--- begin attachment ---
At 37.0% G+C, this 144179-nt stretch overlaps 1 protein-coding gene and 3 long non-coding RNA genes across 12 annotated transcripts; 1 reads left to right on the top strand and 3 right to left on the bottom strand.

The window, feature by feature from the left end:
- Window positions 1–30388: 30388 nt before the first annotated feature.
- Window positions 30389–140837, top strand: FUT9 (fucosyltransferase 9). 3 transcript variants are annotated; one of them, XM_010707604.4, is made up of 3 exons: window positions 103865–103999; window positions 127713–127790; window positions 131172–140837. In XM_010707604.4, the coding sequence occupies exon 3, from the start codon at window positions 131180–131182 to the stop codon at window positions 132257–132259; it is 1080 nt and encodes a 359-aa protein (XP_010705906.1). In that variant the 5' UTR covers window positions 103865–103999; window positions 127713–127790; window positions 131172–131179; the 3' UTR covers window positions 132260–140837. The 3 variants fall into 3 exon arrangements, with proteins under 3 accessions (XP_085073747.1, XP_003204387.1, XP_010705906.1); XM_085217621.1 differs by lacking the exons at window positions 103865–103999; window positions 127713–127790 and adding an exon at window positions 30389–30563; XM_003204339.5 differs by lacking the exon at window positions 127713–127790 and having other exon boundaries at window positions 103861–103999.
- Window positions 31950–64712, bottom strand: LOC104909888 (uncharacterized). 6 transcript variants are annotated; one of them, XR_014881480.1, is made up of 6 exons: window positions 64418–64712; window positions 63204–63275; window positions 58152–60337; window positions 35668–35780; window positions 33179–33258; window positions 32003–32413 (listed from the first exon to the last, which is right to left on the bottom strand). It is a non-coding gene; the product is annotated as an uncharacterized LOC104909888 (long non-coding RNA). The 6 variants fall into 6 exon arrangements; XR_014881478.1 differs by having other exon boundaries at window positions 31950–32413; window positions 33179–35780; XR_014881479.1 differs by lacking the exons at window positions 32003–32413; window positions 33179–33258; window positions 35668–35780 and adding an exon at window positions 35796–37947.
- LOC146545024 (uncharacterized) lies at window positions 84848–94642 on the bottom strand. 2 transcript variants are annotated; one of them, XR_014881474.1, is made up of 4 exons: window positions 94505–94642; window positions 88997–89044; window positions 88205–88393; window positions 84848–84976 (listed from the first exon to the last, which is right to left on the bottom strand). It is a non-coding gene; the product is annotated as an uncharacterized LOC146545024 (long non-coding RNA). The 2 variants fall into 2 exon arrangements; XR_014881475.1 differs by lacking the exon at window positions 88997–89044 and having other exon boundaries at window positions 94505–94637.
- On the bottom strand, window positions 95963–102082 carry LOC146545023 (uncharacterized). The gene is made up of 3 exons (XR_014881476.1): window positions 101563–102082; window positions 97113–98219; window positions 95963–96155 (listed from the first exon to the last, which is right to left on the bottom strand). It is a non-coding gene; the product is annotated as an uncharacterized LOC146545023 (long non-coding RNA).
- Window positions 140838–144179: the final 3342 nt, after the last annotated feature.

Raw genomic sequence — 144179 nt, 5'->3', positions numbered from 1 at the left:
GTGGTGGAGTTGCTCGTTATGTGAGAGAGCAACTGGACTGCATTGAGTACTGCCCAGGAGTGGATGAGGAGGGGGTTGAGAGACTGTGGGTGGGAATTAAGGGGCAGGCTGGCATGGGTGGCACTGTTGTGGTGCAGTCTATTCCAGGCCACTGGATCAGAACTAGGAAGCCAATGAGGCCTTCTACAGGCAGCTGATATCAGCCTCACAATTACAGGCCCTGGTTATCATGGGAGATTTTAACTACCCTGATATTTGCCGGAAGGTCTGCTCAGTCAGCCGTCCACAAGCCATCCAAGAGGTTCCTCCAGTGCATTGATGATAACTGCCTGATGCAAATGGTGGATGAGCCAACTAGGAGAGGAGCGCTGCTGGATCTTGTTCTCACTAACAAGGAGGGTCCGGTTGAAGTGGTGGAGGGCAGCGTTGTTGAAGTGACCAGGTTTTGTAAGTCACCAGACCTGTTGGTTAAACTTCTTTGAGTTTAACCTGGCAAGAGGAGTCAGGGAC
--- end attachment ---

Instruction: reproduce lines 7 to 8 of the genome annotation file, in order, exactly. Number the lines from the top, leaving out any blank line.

- On the bottom strand, window positions 95963–102082 carry LOC146545023 (uncharacterized). The gene is made up of 3 exons (XR_014881476.1): window positions 101563–102082; window positions 97113–98219; window positions 95963–96155 (listed from the first exon to the last, which is right to left on the bottom strand). It is a non-coding gene; the product is annotated as an uncharacterized LOC146545023 (long non-coding RNA).
- Window positions 140838–144179: the final 3342 nt, after the last annotated feature.